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Baby P report slams healthcare

PUBLISHED: 14:55 13 May 2009 | UPDATED: 16:10 07 September 2010

Charlotte Newton HEALTH professionals in Haringey saw Baby P 35 times before his death, a report published today reveals. The Care Quality Commission published its findings today, which reveal health professionals failed to raise the alarm, even when they

Charlotte Newton

HEALTH professionals in Haringey saw Baby P 35 times before his death, a report published today reveals.

The Care Quality Commission published its findings today, which reveal health professionals failed to raise the alarm, even when they suspected the 17-month-old boy was being abused.

It is the first time the NHS in Haringey has come under scrutiny over Baby P's death since his abuse came to light.

Among the concerns highlighted in the report were poor communication between health professionals, social workers and police. Child protection training of health professionals was deemed in many cases to be inadequate; there were chronic staff shortages; and long delays between Peter's referrals being made and him being seen.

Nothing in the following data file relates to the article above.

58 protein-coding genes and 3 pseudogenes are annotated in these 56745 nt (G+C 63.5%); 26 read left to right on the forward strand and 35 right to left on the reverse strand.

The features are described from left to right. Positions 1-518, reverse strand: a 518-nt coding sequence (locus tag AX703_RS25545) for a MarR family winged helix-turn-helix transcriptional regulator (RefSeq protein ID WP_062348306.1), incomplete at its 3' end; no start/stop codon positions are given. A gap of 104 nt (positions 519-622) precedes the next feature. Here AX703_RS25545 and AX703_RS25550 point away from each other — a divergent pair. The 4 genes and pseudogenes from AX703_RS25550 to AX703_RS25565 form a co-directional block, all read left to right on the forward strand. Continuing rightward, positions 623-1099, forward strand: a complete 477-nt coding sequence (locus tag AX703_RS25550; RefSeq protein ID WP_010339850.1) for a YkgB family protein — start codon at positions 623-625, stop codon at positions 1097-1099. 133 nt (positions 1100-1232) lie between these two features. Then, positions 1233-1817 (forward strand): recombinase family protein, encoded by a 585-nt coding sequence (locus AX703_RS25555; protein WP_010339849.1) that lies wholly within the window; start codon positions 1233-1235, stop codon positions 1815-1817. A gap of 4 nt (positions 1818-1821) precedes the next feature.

Cynthia Bower, chief executive of the Care Quality Commission, said: "This is a story about the failure of basic systems. There were clear reasons to have concern for this child but the response was simply not fast enough or smart enough. The NHS must accept its share of the responsibility."

Baby P, now referred to as Peter, was on the "at risk" register at Haringey Council. He died on August 3 2007, after suffering eight months of sadistic abuse at the hands of his mother, her boyfriend and their lodger.

The report focuses on the four trusts which treated Peter 35 times before he died. The Whittington Hospital NHS Trust escapes criticism because investigators concluded that a child protection doctor took the appropriate action when they found non-accidental bruising on Peter, in December 2006.

But Haringey Teaching Primary Care Trust (TPCT), the North Middlesex University Hospital and Great Ormond Street Hospital for Children NHS Trust (GOSH) which provides paediatric services for the two trusts - have all been fiercely criticised.

All three trusts have apologised and said they had already started improving procedures.

For the full list of recommendations on Haringey's health services in relation to child protection; and responses from the trusts involved, see tomorrow's Ham&High Broadway.


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